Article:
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When it comes to spotting concussions, NFL walking tightrope

Alex Smith, Anthony Davis

San Francisco 49ers quarterback Alex Smith slowly gets up after being hit during the first quarter of an NFL football game against the St. Louis Rams in San Francisco, Sunday, Nov. 11, 2012. In the background is San Francisco 49ers tackle Anthony Davis. Smith later left the game. (AP Photo/Jeff Chiu)


The NFL has developed a very good procedure for keeping players with concussions out of action until they are healed. But when it comes to spotting a player who suffered a concussion during a game, the NFL’s current protocol doesn’t work.

How do we know it doesn’t work? Because players routinely stay in games after suffering concussions. It has happened at least four times in recent weeks, with Bears quarterback Jay Cutler, 49ers quarterback Alex Smith, Chiefs quarterback Brady Quinn, and Raiders linebacker Rolando McClain all playing after suffering concussions.

Sure, they get spotted eventually. At halftime, like Cutler. Or after the game, like McClain. But with the greatest risk of a serious injury coming from a second concussion in the immediate aftermath of a first concussion, it’s critical that the NFL identify players who have suffered concussions and get them off the field.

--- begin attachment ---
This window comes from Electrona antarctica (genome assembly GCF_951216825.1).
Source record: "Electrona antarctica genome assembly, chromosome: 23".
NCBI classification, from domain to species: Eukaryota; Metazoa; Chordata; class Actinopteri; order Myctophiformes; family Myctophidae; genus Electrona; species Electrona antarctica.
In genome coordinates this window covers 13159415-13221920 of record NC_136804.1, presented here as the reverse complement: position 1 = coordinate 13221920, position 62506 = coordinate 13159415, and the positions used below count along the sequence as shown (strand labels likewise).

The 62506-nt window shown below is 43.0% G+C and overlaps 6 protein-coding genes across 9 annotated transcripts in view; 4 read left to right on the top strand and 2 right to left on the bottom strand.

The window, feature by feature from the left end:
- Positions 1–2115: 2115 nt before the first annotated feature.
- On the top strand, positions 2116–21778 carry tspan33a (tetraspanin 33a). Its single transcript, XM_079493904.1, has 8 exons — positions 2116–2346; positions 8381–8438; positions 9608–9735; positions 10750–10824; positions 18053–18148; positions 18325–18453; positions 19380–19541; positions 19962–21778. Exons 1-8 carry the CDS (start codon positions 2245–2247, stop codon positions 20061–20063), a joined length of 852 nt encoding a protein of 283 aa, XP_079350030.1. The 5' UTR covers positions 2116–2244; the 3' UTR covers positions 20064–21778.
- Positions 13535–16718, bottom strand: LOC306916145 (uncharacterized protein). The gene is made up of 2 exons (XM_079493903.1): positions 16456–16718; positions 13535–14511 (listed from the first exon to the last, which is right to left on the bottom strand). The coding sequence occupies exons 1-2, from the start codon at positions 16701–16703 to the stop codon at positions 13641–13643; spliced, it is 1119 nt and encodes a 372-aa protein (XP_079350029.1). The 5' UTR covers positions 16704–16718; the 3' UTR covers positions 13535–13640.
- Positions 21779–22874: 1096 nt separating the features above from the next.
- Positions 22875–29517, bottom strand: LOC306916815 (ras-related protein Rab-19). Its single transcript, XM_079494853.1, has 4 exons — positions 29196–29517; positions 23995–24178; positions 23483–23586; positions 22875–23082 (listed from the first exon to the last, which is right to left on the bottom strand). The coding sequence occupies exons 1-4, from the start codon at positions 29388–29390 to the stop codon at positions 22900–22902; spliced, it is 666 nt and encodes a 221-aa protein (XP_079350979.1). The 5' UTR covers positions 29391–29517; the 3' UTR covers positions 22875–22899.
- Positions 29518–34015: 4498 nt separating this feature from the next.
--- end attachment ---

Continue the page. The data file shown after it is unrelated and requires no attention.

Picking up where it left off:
Though the NFLPA is right to want independent doctors on the sideline to administer the concussion tests, that serves only to counter the dynamic of team doctors with head coaches peering over their shoulders as the team doctors determine whether the player can still play. The challenge is to determine when the concussion test must be administered.

And that’s where things could get very delicate for the NFL, as we’ve recently explained. It’s one thing to take a player who has suffered a concussion out of action; it’s quite another to remove a player from service for 10-15 minutes to be examined for a concussion that he ultimately is determined to have not suffered.

So what can the NFL do? The helmet-based HIT system could be the only objective way to determine whether a player needs to be checked for a head injury, but that could turn football into a game of Rock ‘Em Sock ‘Em Robots, where the overriding goal becomes hitting a guy’s helmet enough times to trigger the sensors that will remove the player from the game for concussion testing.

That’s the reality of football. That’s why the player suspensions in the bounty case seem so harsh. It’s a game of attrition. Whether that comes from knocking a guy out of the rest of the game or putting him on the sidelines for however long it takes to administer a concussion test, forcing a key opposing player out of action always will help a team win.